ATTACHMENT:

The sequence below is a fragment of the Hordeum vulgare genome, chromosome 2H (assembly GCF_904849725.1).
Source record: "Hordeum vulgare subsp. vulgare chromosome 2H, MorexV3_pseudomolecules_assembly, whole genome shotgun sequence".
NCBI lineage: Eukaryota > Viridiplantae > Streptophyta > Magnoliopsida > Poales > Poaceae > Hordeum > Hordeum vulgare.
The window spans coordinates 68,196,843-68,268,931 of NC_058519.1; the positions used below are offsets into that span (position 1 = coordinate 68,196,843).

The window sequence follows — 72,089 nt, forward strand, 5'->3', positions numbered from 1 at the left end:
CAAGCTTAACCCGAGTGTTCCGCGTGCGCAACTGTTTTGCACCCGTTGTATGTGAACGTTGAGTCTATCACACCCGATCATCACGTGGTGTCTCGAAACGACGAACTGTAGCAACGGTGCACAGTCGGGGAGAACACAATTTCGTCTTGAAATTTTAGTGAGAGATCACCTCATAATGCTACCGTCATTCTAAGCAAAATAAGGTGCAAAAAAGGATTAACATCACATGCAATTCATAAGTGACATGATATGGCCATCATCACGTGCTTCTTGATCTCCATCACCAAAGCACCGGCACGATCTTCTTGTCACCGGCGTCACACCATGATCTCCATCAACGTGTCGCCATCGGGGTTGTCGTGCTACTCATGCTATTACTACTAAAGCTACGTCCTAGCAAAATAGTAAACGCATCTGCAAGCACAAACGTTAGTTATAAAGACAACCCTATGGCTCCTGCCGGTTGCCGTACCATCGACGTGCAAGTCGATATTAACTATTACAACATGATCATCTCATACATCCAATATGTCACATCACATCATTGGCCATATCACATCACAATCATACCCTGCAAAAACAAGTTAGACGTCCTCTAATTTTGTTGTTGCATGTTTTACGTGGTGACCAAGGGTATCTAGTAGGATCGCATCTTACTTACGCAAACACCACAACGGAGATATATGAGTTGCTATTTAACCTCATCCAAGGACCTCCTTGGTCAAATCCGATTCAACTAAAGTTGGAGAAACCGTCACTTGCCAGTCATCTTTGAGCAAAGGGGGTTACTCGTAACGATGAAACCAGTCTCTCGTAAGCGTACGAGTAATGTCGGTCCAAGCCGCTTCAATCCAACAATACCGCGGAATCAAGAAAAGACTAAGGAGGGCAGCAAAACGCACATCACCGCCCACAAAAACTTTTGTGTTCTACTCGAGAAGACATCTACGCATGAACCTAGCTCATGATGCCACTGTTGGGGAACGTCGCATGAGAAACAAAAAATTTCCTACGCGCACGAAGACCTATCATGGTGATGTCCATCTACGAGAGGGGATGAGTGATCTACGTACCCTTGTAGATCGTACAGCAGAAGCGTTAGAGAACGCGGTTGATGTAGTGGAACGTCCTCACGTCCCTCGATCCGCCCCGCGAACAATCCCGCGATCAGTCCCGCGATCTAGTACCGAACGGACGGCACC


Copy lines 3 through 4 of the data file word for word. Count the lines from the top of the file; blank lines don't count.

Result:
NCBI lineage: Eukaryota > Viridiplantae > Streptophyta > Magnoliopsida > Poales > Poaceae > Hordeum > Hordeum vulgare.
The window spans coordinates 68,196,843-68,268,931 of NC_058519.1; the positions used below are offsets into that span (position 1 = coordinate 68,196,843).